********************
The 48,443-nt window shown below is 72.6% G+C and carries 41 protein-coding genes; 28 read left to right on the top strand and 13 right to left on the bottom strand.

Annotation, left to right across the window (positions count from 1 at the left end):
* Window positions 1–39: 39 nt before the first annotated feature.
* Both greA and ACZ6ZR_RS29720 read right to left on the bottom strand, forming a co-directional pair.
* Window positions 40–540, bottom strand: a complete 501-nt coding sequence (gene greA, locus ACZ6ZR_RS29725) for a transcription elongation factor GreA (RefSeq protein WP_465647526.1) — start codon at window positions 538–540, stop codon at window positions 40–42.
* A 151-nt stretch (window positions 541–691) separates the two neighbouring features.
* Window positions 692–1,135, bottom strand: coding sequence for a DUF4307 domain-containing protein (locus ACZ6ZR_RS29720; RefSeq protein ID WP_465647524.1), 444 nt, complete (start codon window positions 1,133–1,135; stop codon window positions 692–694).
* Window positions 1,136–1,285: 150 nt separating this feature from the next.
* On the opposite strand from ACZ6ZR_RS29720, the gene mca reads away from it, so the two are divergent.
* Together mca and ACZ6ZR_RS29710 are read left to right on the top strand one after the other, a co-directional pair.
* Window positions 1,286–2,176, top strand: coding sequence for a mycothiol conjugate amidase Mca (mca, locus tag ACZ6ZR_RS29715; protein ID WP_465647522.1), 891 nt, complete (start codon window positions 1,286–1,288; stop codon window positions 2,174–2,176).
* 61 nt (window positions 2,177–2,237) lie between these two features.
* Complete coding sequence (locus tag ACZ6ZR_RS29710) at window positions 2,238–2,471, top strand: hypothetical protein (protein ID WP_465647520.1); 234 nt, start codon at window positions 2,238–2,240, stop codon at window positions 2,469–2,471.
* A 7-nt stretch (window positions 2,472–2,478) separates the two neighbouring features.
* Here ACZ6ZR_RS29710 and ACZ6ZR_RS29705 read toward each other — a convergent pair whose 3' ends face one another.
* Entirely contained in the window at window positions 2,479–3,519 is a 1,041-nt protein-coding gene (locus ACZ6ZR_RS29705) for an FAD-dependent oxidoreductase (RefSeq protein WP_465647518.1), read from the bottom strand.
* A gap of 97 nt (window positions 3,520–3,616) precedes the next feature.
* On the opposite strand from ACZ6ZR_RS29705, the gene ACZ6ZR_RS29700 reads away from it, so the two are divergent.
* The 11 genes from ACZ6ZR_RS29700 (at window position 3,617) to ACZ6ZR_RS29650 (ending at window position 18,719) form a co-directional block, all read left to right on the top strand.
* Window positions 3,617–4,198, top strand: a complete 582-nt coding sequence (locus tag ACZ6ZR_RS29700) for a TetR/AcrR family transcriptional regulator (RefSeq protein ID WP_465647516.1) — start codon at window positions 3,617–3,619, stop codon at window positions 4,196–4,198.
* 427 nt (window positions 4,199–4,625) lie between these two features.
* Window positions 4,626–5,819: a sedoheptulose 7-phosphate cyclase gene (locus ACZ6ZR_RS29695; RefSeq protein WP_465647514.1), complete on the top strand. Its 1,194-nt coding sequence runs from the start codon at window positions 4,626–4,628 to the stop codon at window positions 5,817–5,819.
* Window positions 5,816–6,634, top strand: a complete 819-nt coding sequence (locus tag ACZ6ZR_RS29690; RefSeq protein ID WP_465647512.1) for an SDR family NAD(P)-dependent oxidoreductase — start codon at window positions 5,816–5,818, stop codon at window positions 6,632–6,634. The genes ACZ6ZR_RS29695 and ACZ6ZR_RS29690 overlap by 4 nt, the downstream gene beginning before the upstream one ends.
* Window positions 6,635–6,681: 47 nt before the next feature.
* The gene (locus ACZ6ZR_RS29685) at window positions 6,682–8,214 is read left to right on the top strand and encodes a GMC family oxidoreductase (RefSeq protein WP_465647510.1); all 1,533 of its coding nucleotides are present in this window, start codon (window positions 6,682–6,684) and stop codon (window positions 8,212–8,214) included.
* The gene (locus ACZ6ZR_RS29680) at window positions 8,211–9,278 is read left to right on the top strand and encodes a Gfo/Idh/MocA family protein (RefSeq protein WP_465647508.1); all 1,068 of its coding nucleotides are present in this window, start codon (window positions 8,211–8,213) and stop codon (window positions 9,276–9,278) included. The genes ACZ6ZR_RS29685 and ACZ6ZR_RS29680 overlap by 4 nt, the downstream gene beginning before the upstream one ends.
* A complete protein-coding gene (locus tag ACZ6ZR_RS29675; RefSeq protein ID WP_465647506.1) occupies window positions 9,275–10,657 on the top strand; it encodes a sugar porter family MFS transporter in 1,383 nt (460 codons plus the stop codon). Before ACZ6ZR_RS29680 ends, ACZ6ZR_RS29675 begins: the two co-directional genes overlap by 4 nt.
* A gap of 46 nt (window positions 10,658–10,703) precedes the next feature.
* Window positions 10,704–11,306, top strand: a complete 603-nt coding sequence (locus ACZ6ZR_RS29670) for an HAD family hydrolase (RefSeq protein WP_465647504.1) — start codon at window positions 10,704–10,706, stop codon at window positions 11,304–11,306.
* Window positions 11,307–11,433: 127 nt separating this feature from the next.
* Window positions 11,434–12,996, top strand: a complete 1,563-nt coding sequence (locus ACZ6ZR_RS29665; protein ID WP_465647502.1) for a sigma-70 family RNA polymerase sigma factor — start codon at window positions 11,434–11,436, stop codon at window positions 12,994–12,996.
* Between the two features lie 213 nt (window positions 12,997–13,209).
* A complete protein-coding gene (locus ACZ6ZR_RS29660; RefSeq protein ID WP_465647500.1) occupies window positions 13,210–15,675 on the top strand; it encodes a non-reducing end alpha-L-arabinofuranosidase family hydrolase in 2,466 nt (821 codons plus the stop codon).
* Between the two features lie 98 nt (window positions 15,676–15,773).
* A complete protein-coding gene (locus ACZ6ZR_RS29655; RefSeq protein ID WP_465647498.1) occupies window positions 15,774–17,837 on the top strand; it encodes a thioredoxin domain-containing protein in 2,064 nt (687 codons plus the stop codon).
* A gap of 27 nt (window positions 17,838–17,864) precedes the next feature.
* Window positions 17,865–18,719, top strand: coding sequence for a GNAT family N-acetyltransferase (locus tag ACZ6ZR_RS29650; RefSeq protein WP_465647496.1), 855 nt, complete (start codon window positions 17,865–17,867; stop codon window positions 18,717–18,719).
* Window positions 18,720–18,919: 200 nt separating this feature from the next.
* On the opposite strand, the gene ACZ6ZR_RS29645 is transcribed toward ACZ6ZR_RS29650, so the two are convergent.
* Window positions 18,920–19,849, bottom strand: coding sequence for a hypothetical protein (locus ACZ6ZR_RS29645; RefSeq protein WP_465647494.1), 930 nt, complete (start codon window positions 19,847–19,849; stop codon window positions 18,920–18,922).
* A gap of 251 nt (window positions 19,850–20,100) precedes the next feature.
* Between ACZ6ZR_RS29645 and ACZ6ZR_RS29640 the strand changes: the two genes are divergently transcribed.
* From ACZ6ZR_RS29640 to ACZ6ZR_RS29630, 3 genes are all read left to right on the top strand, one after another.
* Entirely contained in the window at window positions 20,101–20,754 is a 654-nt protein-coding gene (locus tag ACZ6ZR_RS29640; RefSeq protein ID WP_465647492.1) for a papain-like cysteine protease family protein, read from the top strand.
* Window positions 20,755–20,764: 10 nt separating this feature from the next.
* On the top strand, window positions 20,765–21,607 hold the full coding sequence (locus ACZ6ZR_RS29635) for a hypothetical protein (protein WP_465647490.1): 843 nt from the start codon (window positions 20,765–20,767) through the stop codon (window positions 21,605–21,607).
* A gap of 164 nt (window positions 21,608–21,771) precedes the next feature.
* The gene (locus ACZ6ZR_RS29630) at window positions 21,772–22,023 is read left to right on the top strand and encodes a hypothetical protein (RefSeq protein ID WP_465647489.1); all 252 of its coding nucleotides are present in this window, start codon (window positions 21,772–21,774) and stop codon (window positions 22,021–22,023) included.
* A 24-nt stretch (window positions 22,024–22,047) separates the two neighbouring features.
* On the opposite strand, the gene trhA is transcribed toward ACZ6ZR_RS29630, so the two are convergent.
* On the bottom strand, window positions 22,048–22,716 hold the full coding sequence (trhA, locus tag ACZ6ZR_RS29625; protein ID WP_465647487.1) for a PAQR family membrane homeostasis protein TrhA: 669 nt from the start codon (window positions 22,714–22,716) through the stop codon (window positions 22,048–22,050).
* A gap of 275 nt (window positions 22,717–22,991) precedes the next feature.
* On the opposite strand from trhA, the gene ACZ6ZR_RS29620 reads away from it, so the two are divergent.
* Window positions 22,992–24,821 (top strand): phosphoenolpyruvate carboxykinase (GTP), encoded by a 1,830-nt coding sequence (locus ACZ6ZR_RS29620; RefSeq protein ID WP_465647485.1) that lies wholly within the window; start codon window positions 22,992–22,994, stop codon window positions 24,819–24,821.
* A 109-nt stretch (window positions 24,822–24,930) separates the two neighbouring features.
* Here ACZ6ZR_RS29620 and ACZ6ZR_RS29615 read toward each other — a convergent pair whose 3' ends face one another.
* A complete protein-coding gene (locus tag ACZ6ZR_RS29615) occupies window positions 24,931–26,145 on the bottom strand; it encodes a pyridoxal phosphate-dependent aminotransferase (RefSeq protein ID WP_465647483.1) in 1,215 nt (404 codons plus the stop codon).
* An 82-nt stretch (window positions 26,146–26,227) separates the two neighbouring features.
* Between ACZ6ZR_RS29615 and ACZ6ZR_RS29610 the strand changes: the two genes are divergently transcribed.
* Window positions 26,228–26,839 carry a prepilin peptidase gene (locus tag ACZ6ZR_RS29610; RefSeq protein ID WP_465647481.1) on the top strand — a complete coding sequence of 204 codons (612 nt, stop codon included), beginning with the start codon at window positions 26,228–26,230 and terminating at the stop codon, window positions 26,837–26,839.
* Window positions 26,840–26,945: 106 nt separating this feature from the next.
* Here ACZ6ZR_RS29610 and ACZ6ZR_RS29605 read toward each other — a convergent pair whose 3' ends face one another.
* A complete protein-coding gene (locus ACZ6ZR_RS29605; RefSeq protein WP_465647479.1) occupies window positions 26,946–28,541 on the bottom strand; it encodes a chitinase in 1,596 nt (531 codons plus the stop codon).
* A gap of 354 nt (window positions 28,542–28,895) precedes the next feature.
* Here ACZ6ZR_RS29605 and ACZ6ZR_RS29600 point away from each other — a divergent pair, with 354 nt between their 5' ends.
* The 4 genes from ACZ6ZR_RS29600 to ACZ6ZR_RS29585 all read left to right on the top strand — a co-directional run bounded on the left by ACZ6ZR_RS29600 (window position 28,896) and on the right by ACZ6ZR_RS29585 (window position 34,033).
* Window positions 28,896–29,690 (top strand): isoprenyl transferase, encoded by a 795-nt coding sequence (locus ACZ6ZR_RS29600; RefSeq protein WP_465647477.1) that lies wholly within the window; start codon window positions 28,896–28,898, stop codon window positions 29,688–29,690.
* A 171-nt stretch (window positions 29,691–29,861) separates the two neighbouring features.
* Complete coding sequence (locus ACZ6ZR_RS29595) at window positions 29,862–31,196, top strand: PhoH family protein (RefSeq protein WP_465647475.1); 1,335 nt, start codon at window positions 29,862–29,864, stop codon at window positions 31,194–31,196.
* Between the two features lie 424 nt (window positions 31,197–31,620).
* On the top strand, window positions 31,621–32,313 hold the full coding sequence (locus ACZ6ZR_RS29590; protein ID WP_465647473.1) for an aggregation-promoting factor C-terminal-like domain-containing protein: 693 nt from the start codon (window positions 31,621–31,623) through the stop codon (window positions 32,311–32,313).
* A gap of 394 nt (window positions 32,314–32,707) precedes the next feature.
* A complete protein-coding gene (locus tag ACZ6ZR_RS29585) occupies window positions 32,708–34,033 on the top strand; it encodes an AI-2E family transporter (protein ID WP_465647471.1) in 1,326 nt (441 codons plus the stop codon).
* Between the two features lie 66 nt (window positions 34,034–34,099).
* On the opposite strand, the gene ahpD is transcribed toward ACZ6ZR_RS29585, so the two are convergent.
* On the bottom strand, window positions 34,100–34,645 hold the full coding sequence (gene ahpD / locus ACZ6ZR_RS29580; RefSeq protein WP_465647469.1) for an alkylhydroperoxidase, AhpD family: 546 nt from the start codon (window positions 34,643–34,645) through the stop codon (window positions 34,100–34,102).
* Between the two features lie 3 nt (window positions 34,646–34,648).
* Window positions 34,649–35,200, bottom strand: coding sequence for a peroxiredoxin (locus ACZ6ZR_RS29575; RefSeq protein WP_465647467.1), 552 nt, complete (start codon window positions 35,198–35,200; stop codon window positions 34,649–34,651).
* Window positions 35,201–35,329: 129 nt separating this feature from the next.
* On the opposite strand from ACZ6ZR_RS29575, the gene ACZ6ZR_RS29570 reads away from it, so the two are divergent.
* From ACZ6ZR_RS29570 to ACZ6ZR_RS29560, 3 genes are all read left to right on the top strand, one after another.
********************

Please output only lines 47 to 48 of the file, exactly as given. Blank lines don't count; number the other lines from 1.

* A gap of 164 nt (window positions 21,608–21,771) precedes the next feature.
* The gene (locus ACZ6ZR_RS29630) at window positions 21,772–22,023 is read left to right on the top strand and encodes a hypothetical protein (RefSeq protein ID WP_465647489.1); all 252 of its coding nucleotides are present in this window, start codon (window positions 21,772–21,774) and stop codon (window positions 22,021–22,023) included.